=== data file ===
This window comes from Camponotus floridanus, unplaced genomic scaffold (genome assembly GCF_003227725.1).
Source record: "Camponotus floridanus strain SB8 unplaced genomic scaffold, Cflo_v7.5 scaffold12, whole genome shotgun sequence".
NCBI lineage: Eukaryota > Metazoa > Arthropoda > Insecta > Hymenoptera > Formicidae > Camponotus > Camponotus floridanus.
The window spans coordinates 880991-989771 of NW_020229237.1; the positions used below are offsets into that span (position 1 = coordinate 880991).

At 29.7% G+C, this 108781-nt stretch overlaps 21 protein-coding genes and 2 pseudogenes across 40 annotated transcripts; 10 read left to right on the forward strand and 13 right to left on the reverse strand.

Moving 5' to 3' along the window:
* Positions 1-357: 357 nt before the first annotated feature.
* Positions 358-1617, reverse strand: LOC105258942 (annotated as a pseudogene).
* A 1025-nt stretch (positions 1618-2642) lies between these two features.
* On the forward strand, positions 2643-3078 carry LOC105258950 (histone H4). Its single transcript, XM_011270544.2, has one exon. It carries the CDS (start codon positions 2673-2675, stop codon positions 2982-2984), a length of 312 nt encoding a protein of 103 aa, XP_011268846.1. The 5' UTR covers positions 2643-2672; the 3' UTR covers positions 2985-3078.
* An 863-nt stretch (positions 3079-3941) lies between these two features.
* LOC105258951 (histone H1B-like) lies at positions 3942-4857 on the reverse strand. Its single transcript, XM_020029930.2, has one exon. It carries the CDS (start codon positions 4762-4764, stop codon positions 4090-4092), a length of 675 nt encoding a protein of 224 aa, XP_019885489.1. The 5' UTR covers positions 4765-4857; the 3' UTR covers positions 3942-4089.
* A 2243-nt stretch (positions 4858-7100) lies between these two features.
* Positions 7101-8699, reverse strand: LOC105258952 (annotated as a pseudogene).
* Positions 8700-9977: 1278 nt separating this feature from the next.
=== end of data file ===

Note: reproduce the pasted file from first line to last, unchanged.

This window comes from Camponotus floridanus, unplaced genomic scaffold (genome assembly GCF_003227725.1).
Source record: "Camponotus floridanus strain SB8 unplaced genomic scaffold, Cflo_v7.5 scaffold12, whole genome shotgun sequence".
NCBI lineage: Eukaryota > Metazoa > Arthropoda > Insecta > Hymenoptera > Formicidae > Camponotus > Camponotus floridanus.
The window spans coordinates 880991-989771 of NW_020229237.1; the positions used below are offsets into that span (position 1 = coordinate 880991).

At 29.7% G+C, this 108781-nt stretch overlaps 21 protein-coding genes and 2 pseudogenes across 40 annotated transcripts; 10 read left to right on the forward strand and 13 right to left on the reverse strand.

Moving 5' to 3' along the window:
* Positions 1-357: 357 nt before the first annotated feature.
* Positions 358-1617, reverse strand: LOC105258942 (annotated as a pseudogene).
* A 1025-nt stretch (positions 1618-2642) lies between these two features.
* On the forward strand, positions 2643-3078 carry LOC105258950 (histone H4). Its single transcript, XM_011270544.2, has one exon. It carries the CDS (start codon positions 2673-2675, stop codon positions 2982-2984), a length of 312 nt encoding a protein of 103 aa, XP_011268846.1. The 5' UTR covers positions 2643-2672; the 3' UTR covers positions 2985-3078.
* An 863-nt stretch (positions 3079-3941) lies between these two features.
* LOC105258951 (histone H1B-like) lies at positions 3942-4857 on the reverse strand. Its single transcript, XM_020029930.2, has one exon. It carries the CDS (start codon positions 4762-4764, stop codon positions 4090-4092), a length of 675 nt encoding a protein of 224 aa, XP_019885489.1. The 5' UTR covers positions 4765-4857; the 3' UTR covers positions 3942-4089.
* A 2243-nt stretch (positions 4858-7100) lies between these two features.
* Positions 7101-8699, reverse strand: LOC105258952 (annotated as a pseudogene).
* Positions 8700-9977: 1278 nt separating this feature from the next.